Turkey central bank ready to take ‘all necessary measures’ for stability

The lira has lost around 45 percent of its value against the US currency this year, largely over worries about President Tayyip Erdogan’s influence over the Turkish economy. (Reuters)
Updated 15 August 2018

Turkey central bank ready to take ‘all necessary measures’ for stability

  • The lira has lost around 45 percent of its value against the US currency this year, largely over worries about President Tayyip Erdogan’s influence over the economy
  • Turkey’s banking watchdog BBDK in a statement said it was limiting banks’ foreign exchange swap transactions

ISTANBUL: Turkey’s central bank on Monday announced it was ready to take “all necessary measures” to ensure financial stability after the collapse of the lira, promising to provide banks with liquidity.

“The central bank will closely monitor the market depth and price formations, and take all necessary measures to maintain financial stability, if deemed necessary,” the bank said in a statement, vowing to provide “all the liquidity the banks need.”

The statement came after the Turkish lira hit record lows against the dollar amid a widening diplomatic spat with the United States.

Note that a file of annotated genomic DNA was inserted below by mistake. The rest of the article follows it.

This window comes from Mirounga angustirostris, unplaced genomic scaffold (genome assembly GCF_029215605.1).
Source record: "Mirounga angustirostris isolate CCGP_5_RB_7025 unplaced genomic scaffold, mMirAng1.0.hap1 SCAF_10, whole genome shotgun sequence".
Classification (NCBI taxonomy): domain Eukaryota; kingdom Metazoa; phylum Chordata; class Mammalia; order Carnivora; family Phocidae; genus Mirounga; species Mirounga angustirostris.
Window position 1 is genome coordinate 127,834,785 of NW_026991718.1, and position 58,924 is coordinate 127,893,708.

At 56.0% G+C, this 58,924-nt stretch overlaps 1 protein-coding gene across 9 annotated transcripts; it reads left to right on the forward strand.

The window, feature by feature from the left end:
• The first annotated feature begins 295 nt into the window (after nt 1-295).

The detention of US pastor Andrew Brunson since October 2016 on terrorism charges has sparked the most severe crisis in ties between the two NATO allies in years.

The central bank announced the series of measures on Monday, a day after Erdogan’s son-in-law Berat Albayrak, who is treasury and finance minister, announced an action plan was in the pipeline.

“In the framework of intraday and overnight standing facilities, the Central Bank will provide all the liquidity the banks need,” the bank said.

The bank also revised reserve requirement ratios for banks, in a move also aimed at staving off any liquidity issues.

It said with the latest revision, approximately 10 billion lira, $6 billion, and $3 billion equivalent of gold liquidity will be provided to the financial system.

The nominally independent central bank has defied pressure to hike interest rates which economists said would curb the fall of the lira.

Erdogan on Saturday called interest rates as “tool of exploitation” that makes the poor poorer and the rich richer.


Saudi energy giant to invest $3bn in Bangladesh’s power sector

Updated 22 October 2019

Saudi energy giant to invest $3bn in Bangladesh’s power sector

  • Experts say deal will usher in more economic and development opportunities for the country

DHAKA: Saudi Arabia’s energy giant, ACWA power, will set up an LNG-based 3,600 MW plant in Bangladesh after an agreement was signed in Dhaka on Thursday.

The MoU was signed by ACWA Chairman Mohammed Abunayyan and officials from the Bangladesh Power Development Board (BPDB), officials told Arab News on Monday.

According to the agreement, ACWA will invest $3 billion in Bangladesh’s energy development sector, of which $2.5 billion will be used to build the power plant while the rest will be spent on an LNG terminal to facilitate fuel supply to the plant. Under the deal, ACWA will also set up a 2 MW solar power plant.